Continued from Part 2
The rest of the story
The fact is that Jesus’ death through crucifixion was no remedy for sin. He did not die in man’s place; his death was not a ransom price paid for all eternity. His death was no sacrifice.
Jesus’ death was the means by which the New Testament says he obtained great rewards for himself of which he was fully aware they would be his if he allowed himself to be executed. Jesus sacrificed absolutely nothing if he was a supernatural being. He knew what his mission on earth was, he knew that his was a temporary death (John 10:17), he knew he would be restored to life with an in tacked body, and he knew he was to be well rewarded for allowing himself to be executed. As an equal member of the supposedly triune god he rewarded himself for his troubles.
Did the Jesus of Christian theology have free will and could he sin?
Jesus is described as lacking a basic human characteristic—free will. Where there is no free will being sinless is no problem. Free will is an innate quality of the human species not a consequence of a sin nature. The presence of free will allows for one to make decisions—right or wrong.
Adam and Eve possessed free will prior to eating from the Tree of Knowledge. Their choice to partake of its fruit was a free will decision. Their sin was disobedience to God’s instruction. Their ability to choose between obedience and disobedience indicates the presence of free will.
Whether the Jesus of the Gospels was tempted at various points in his life is not the issue. It is said that Jesus “has been tempted in every way, just as we are—yet without sin” (Hebrews 4:15). John said about Jesus: “In him there is no sin” (1 John 3:5). Hebrews states that in his alleged post-resurrection state Jesus is “a high priest, holy, innocent, undefiled, separated from sinners, and exalted above the heavens” (Hebrews 7:26), but we are here concerned with him while alive.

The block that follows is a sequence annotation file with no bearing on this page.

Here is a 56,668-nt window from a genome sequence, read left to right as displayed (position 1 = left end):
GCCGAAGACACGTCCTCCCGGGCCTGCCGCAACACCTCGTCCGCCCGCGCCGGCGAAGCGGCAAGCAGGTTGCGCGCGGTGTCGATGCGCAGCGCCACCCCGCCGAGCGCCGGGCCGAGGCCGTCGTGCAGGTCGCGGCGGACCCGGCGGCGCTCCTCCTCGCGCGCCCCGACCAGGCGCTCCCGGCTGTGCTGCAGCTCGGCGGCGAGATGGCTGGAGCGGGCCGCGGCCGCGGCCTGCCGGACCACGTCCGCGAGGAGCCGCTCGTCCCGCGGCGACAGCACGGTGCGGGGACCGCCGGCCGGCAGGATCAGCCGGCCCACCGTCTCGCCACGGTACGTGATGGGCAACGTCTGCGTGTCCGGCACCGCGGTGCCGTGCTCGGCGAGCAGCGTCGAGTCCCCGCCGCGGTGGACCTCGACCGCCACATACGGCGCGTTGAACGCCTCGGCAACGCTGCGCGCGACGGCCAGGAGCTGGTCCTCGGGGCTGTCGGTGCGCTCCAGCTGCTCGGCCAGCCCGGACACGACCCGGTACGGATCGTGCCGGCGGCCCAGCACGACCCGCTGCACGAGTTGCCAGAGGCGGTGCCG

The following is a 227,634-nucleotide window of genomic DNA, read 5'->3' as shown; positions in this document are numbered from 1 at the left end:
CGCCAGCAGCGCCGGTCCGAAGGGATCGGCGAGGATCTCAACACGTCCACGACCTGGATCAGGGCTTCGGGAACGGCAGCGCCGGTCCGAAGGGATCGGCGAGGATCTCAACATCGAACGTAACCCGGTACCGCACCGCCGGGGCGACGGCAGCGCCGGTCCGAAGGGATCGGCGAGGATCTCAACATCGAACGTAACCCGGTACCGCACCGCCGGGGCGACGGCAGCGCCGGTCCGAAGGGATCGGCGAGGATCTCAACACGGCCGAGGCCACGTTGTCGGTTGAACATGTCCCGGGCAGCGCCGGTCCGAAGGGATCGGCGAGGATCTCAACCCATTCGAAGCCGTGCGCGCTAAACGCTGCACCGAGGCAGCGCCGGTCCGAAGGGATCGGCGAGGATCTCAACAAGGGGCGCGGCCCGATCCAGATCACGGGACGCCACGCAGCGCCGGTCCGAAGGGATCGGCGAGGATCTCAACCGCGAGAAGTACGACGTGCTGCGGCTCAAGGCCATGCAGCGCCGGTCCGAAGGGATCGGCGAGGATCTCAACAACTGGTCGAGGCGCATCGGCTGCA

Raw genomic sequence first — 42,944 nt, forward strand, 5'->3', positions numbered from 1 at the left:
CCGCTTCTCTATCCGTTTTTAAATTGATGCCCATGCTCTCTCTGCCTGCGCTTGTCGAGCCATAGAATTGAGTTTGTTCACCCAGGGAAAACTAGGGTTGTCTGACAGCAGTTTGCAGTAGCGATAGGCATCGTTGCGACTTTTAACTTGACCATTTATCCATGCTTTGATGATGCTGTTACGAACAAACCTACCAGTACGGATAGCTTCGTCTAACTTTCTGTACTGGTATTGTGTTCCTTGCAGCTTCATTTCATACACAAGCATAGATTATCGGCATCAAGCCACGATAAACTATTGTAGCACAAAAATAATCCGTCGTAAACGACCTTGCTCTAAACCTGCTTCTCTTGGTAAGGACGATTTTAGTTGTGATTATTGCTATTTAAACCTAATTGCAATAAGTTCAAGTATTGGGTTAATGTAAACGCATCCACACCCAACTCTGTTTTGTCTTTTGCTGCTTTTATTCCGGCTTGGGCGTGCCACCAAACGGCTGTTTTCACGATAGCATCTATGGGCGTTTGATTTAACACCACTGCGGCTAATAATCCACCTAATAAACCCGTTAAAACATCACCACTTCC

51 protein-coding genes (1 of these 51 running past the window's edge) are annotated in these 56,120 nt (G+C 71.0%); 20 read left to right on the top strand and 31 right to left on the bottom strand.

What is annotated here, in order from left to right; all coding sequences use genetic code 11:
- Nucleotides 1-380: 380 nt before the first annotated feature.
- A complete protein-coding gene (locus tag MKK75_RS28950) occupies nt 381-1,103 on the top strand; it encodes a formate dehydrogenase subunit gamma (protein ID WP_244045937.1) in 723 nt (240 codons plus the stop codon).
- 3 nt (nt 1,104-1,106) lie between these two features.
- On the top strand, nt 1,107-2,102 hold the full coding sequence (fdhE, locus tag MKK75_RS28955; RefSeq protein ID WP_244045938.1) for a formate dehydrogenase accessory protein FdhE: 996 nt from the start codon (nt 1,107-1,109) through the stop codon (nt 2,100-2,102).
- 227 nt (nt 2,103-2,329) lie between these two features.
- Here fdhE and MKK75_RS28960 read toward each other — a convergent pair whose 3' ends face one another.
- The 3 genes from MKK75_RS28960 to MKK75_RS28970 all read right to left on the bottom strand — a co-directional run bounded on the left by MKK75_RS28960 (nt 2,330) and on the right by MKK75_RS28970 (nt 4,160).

There are two specific issues involved:
- If Jesus did not sin, why did he not sin?
- If Jesus did not sin, was he truly human?
The New Testament envisions Jesus as a supernatural being who could not sin. Then again it is said that because Jesus was a man, he could be tempted—but because he was God he could not sin. A temptation might be genuine, in that it has an enticement factor. But one man’s temptation leaves another indifferent. It is not simply ability to be tempted that is of concern, but what one’s response to that temptation is. According to the New Testament, Jesus was tempted (Satan’s temptation—Matthew 4:1-11, Mark 1:12-13) but without free will he had no choice but to reject Satan’s offer.
Jesus could experience genuine temptations being offered to him, but he would not be tempted to give into them. Jesus allegedly had no desire to even consider the temptation. That being the case his physical body might appear to be human but his humanity was deficient in his ability to make free will decisions. Without free will Jesus was not in a significant sense a true human being.
52:14: “So marred was his appearance unlike that of a man, and his form unlike that of the sons of men”
Let the truth be told